With childhood obesity rates continuing to rise in the United States, there are efforts parents can take to help their own children, as well as systemic changes that can tackle this growing issue, according to a Mayo Clinic pediatrician.
Dr. Brian Lynch is an assistant professor of pediatrics at the Mayo Clinic, and one of his focus areas is on the prevention of childhood obesity. He said obesity is a big problem right now for kids, leading to health concerns down the road like heart conditions, sleep issues and depression. We talk more about this in our interview on "Take Care."
“This is what’s really scary, is obesity can then lead to downstream health concerns, both physical health and mental health,” Lynch said.
To help combat these effects, Lynch said parents can help lower their child’s risk of obesity throughout the child’s life.
From birth to 12 months, the American Academy of Pediatrics recommends breastfeeding over formula feeding. Lynch said this is because of the strong evidence that shows breastfeeding can help prevent obesity due to its chemical makeup and other factors.
“If fed by breast, it helps limit the amount of volumes of feeds that infants will take. With a bottle, that’s more difficult,” Lynch said. “But even for infants who are fed breast milk by bottle, their obesity risk is also less.”
In addition to breastfeeding, Lynch said, parents should limit solid food initiation until their child is 6 months old and limit comfort feeding.
The 2-5 age range is crucial for helping to instill healthy eating habits in children, Lynch said, which include modeling good eating habits and introducing plenty of healthy foods. Children should be eating natural foods, like whole grains, fruits and vegetables, and avoiding sugar-sweetened drinks.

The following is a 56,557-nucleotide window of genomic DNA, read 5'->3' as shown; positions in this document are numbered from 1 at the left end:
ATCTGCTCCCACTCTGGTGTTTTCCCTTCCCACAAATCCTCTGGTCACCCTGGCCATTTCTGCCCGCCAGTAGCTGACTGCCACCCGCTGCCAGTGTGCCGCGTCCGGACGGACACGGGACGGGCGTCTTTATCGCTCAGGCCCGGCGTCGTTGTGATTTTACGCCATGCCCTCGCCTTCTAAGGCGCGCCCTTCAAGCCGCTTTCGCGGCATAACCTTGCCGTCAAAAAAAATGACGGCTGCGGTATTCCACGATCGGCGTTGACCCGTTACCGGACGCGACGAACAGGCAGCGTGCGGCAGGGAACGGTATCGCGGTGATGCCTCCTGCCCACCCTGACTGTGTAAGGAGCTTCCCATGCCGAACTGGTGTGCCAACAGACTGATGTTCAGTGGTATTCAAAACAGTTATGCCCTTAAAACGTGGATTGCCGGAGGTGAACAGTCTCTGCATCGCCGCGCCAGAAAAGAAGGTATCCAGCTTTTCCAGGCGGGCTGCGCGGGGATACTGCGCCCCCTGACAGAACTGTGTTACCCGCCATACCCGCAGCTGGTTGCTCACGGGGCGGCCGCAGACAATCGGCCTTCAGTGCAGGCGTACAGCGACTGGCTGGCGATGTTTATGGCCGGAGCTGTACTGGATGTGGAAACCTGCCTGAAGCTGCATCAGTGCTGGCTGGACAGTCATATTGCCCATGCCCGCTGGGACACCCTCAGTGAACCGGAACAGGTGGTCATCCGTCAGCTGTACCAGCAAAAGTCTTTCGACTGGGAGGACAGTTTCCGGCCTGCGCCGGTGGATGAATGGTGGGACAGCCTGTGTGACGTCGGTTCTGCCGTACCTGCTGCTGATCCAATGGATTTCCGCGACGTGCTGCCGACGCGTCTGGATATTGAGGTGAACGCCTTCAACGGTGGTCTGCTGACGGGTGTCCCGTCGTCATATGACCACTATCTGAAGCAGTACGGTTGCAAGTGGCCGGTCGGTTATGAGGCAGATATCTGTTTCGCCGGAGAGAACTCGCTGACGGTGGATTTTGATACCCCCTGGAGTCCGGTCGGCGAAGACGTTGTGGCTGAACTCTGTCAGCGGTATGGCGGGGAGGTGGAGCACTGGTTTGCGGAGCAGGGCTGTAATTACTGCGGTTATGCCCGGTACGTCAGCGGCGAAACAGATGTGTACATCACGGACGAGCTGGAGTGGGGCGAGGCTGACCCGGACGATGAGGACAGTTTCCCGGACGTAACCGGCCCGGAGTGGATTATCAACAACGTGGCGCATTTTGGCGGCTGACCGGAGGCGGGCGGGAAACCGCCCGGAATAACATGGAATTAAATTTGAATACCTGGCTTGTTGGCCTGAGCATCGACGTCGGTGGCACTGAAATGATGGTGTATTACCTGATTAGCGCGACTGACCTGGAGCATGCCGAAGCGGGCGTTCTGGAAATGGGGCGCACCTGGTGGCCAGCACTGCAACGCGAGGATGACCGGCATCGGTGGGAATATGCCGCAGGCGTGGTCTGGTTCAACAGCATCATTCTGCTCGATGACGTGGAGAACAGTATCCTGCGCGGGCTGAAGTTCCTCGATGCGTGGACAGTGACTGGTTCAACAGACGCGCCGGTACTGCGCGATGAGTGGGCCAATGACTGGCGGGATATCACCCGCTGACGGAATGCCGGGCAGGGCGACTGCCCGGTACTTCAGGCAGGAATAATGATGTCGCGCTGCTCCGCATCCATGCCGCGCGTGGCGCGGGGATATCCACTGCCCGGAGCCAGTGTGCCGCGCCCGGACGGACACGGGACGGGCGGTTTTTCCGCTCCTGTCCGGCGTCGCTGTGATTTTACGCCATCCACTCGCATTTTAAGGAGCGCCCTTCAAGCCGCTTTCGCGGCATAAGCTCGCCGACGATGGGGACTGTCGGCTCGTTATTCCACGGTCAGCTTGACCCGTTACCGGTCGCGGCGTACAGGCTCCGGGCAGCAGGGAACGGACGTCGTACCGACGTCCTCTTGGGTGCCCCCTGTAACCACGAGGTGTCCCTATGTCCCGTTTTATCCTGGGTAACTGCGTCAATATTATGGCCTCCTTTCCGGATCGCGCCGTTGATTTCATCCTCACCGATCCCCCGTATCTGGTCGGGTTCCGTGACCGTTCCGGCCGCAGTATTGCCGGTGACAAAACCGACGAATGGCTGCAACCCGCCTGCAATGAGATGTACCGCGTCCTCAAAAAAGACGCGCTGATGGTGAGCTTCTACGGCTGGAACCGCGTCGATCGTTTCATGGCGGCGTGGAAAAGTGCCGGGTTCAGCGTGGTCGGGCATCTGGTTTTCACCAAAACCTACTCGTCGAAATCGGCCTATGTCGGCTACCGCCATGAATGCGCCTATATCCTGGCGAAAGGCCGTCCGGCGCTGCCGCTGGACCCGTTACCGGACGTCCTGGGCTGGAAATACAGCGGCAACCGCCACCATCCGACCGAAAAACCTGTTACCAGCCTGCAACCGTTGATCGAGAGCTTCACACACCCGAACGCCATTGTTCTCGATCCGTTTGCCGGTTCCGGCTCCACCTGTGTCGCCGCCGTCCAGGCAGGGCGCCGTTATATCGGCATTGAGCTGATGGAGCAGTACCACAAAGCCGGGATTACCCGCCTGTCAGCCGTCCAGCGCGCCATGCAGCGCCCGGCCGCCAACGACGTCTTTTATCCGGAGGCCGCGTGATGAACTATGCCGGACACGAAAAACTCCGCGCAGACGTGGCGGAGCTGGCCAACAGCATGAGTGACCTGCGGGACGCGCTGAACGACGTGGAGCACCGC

“In addition to the type of food you introduce, it’s really important to have family meal times,” Lynch said. “Make meals fun.”
This “fun” approach, he said, means focusing on developing healthy, long-term habits and being supportive rather than emphasizing calorie counts or restricting foods.
As children reach teenage years, it is important to create an environment where they can be successful in healthy eating habits, Lynch said. The focus should be on getting the teenagers interested in healthy foods and limiting access to unhealthy ones.
“If there’s snack foods at home, then people tend to gravitate toward those,” he said. “So, the best thing is try to remove them from the house, and then, everyone in the house doesn’t have access to those.”
Avoiding fast food and having family meals can also make a big difference in any child’s eating habits, Lynch said. Children, from toddlers to teenagers, should have similar diets when it comes to types of foods, with only portion sizes changing as the child grows older.
Another important area for child health is sleep, which Lynch said is not emphasized enough. Getting nine hours of sleep every night can help prevent obesity and provide other health benefits.
“Sleep itself has been shown to be a protective factor for preventing obesity, but it also helps in so many other areas, in terms of mood, academic performance,” Lynch said. “So, we really need to emphasize improving sleep habits and patterns and getting adequate sleep in our childhood populations.”
Though all these efforts are important, it will take more than personal behaviors to change what has become a global problem, Lynch said. Any solutions have to come from a public health perspective, like taxing sugar-sweetened beverages and limiting advertising of unhealthy foods.
“Just liked we learn from tobacco smoke, some of the most effective ways to improve diets aren’t based upon individual choices, but they’re based on systemic changes,” Lynch said.